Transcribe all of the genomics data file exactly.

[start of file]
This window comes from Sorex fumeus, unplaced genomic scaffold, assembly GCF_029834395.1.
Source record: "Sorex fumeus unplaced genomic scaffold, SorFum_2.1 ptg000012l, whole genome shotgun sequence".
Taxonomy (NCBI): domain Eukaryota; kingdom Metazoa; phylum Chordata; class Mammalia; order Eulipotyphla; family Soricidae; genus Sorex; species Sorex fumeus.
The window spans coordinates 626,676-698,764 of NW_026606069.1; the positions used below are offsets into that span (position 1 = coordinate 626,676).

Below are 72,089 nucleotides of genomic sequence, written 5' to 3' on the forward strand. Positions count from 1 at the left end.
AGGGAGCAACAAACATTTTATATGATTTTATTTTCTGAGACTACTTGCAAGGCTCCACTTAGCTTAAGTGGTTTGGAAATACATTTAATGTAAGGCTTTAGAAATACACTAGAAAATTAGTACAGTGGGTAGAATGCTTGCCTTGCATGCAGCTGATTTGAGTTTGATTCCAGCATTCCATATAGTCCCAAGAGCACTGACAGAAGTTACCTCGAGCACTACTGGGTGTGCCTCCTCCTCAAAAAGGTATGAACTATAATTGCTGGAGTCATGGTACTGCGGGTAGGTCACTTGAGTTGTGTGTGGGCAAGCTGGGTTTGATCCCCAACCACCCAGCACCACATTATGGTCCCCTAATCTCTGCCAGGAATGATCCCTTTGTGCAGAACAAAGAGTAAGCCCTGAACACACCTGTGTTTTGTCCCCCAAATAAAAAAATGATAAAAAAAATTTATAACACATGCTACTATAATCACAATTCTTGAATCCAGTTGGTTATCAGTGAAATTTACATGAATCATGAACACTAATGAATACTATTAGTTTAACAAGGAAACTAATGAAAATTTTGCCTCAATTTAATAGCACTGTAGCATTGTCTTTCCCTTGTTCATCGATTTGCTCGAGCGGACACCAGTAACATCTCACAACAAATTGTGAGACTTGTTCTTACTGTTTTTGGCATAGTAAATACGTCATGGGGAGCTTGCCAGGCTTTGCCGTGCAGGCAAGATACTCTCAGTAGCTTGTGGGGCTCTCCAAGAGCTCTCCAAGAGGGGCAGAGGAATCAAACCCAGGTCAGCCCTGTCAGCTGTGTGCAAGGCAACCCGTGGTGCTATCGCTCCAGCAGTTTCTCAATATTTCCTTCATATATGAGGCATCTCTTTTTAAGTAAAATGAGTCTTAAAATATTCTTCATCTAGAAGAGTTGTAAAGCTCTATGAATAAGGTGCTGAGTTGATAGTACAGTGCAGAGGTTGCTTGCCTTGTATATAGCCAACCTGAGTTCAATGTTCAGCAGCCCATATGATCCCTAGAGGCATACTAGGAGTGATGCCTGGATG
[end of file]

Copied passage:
This window comes from Sorex fumeus, unplaced genomic scaffold, assembly GCF_029834395.1.
Source record: "Sorex fumeus unplaced genomic scaffold, SorFum_2.1 ptg000012l, whole genome shotgun sequence".
Taxonomy (NCBI): domain Eukaryota; kingdom Metazoa; phylum Chordata; class Mammalia; order Eulipotyphla; family Soricidae; genus Sorex; species Sorex fumeus.
The window spans coordinates 626,676-698,764 of NW_026606069.1; the positions used below are offsets into that span (position 1 = coordinate 626,676).

Below are 72,089 nucleotides of genomic sequence, written 5' to 3' on the forward strand. Positions count from 1 at the left end.
AGGGAGCAACAAACATTTTATATGATTTTATTTTCTGAGACTACTTGCAAGGCTCCACTTAGCTTAAGTGGTTTGGAAATACATTTAATGTAAGGCTTTAGAAATACACTAGAAAATTAGTACAGTGGGTAGAATGCTTGCCTTGCATGCAGCTGATTTGAGTTTGATTCCAGCATTCCATATAGTCCCAAGAGCACTGACAGAAGTTACCTCGAGCACTACTGGGTGTGCCTCCTCCTCAAAAAGGTATGAACTATAATTGCTGGAGTCATGGTACTGCGGGTAGGTCACTTGAGTTGTGTGTGGGCAAGCTGGGTTTGATCCCCAACCACCCAGCACCACATTATGGTCCCCTAATCTCTGCCAGGAATGATCCCTTTGTGCAGAACAAAGAGTAAGCCCTGAACACACCTGTGTTTTGTCCCCCAAATAAAAAAATGATAAAAAAAATTTATAACACATGCTACTATAATCACAATTCTTGAATCCAGTTGGTTATCAGTGAAATTTACATGAATCATGAACACTAATGAATACTATTAGTTTAACAAGGAAACTAATGAAAATTTTGCCTCAATTTAATAGCACTGTAGCATTGTCTTTCCCTTGTTCATCGATTTGCTCGAGCGGACACCAGTAACATCTCACAACAAATTGTGAGACTTGTTCTTACTGTTTTTGGCATAGTAAATACGTCATGGGGAGCTTGCCAGGCTTTGCCGTGCAGGCAAGATACTCTCAGTAGCTTGTGGGGCTCTCCAAGAGCTCTCCAAGAGGGGCAGAGGAATCAAACCCAGGTCAGCCCTGTCAGCTGTGTGCAAGGCAACCCGTGGTGCTATCGCTCCAGCAGTTTCTCAATATTTCCTTCATATATGAGGCATCTCTTTTTAAGTAAAATGAGTCTTAAAATATTCTTCATCTAGAAGAGTTGTAAAGCTCTATGAATAAGGTGCTGAGTTGATAGTACAGTGCAGAGGTTGCTTGCCTTGTATATAGCCAACCTGAGTTCAATGTTCAGCAGCCCATATGATCCCTAGAGGCATACTAGGAGTGATGCCTGGATG